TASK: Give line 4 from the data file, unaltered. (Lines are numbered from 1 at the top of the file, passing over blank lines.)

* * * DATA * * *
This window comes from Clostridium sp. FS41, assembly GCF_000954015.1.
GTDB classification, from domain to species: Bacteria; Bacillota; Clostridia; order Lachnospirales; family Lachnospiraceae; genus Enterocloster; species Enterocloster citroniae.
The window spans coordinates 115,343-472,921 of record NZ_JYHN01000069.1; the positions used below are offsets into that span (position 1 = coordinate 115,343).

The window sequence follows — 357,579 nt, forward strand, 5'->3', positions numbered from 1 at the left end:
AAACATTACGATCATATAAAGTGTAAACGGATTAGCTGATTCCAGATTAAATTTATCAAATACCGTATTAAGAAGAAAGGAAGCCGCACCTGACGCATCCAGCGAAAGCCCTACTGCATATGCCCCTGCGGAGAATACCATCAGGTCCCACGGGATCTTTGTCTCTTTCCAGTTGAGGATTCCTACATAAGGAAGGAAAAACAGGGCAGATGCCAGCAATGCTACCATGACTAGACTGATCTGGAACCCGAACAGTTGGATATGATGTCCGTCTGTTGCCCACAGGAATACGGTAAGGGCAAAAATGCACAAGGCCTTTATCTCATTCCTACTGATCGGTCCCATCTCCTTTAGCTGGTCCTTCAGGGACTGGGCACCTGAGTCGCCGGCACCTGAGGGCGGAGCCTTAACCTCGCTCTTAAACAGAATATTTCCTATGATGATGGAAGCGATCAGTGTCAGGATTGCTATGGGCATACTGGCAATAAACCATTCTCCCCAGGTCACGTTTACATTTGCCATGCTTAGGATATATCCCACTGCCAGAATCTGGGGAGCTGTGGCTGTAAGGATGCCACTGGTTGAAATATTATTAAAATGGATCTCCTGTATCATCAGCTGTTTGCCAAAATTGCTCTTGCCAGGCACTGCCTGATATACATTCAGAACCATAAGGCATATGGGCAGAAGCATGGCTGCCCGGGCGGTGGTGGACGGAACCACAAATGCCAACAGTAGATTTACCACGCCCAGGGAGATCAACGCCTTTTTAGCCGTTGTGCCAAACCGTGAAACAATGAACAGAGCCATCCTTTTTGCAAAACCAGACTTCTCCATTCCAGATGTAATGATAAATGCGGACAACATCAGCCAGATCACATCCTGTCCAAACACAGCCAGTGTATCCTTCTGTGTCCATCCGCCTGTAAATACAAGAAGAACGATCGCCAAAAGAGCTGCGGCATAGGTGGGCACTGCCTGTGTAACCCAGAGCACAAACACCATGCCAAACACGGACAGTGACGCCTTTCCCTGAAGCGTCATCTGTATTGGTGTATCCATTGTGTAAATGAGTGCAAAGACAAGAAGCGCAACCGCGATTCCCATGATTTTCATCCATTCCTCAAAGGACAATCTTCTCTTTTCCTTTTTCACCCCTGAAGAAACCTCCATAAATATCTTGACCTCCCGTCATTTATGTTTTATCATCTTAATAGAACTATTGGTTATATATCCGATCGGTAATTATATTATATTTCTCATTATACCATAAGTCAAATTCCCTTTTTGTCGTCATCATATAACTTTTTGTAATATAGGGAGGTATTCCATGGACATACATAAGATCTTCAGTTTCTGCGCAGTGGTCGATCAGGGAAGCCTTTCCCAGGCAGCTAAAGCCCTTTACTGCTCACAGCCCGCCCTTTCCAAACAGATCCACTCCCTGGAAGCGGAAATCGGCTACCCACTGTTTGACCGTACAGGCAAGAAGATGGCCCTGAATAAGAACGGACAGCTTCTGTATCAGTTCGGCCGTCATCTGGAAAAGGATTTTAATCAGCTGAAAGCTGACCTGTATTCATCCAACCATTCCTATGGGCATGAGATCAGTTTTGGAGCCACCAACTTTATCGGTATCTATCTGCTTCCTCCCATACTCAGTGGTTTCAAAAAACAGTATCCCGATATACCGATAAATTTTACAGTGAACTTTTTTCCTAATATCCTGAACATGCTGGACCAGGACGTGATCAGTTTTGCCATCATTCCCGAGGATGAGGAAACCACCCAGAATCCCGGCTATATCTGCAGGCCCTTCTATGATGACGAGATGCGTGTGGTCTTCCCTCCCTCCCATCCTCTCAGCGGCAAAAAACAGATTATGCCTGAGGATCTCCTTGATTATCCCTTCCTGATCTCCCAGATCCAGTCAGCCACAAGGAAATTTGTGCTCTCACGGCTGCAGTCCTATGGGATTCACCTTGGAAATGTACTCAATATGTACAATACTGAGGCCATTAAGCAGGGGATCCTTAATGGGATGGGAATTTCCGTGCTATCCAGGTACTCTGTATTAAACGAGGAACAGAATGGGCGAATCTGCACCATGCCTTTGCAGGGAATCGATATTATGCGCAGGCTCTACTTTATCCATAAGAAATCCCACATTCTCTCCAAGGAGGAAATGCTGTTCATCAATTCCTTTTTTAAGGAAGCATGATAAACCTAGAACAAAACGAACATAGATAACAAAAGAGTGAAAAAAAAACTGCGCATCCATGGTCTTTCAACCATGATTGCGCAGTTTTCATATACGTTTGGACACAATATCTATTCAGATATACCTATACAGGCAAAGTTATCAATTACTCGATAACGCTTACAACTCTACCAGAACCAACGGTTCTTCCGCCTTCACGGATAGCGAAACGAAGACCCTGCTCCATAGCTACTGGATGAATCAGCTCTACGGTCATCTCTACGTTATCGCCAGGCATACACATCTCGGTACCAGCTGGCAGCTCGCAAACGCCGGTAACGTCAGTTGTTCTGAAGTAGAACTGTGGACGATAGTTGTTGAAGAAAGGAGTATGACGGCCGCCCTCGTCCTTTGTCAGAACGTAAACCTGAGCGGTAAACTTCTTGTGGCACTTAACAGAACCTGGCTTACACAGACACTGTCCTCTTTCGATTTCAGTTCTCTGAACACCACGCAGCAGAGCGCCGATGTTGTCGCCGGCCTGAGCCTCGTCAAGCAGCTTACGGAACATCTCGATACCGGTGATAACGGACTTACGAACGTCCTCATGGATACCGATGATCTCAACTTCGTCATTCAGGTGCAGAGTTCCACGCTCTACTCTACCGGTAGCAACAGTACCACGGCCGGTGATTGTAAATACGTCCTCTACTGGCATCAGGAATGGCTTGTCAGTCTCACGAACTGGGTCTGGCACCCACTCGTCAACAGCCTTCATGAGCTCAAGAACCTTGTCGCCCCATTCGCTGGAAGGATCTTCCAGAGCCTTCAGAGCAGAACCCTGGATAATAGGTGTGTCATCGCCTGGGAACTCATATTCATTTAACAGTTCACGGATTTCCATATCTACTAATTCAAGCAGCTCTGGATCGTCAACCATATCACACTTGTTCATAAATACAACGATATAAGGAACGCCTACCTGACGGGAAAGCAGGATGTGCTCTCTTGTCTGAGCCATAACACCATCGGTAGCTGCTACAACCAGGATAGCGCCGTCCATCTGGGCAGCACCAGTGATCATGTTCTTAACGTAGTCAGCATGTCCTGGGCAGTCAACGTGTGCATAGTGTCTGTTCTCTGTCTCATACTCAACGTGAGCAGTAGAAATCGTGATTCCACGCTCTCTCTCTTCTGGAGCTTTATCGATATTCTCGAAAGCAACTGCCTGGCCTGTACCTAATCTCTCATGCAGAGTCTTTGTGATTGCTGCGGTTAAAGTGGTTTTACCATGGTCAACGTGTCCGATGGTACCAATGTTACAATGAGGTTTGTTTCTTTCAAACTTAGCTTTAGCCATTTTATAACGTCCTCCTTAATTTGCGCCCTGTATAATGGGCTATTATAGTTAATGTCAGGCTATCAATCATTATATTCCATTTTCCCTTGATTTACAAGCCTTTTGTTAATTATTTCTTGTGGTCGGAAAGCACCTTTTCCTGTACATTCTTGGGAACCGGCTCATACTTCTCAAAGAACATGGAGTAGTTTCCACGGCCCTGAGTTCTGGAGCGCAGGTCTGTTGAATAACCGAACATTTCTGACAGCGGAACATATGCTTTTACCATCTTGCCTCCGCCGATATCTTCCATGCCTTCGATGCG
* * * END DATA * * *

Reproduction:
The window sequence follows — 357,579 nt, forward strand, 5'->3', positions numbered from 1 at the left end: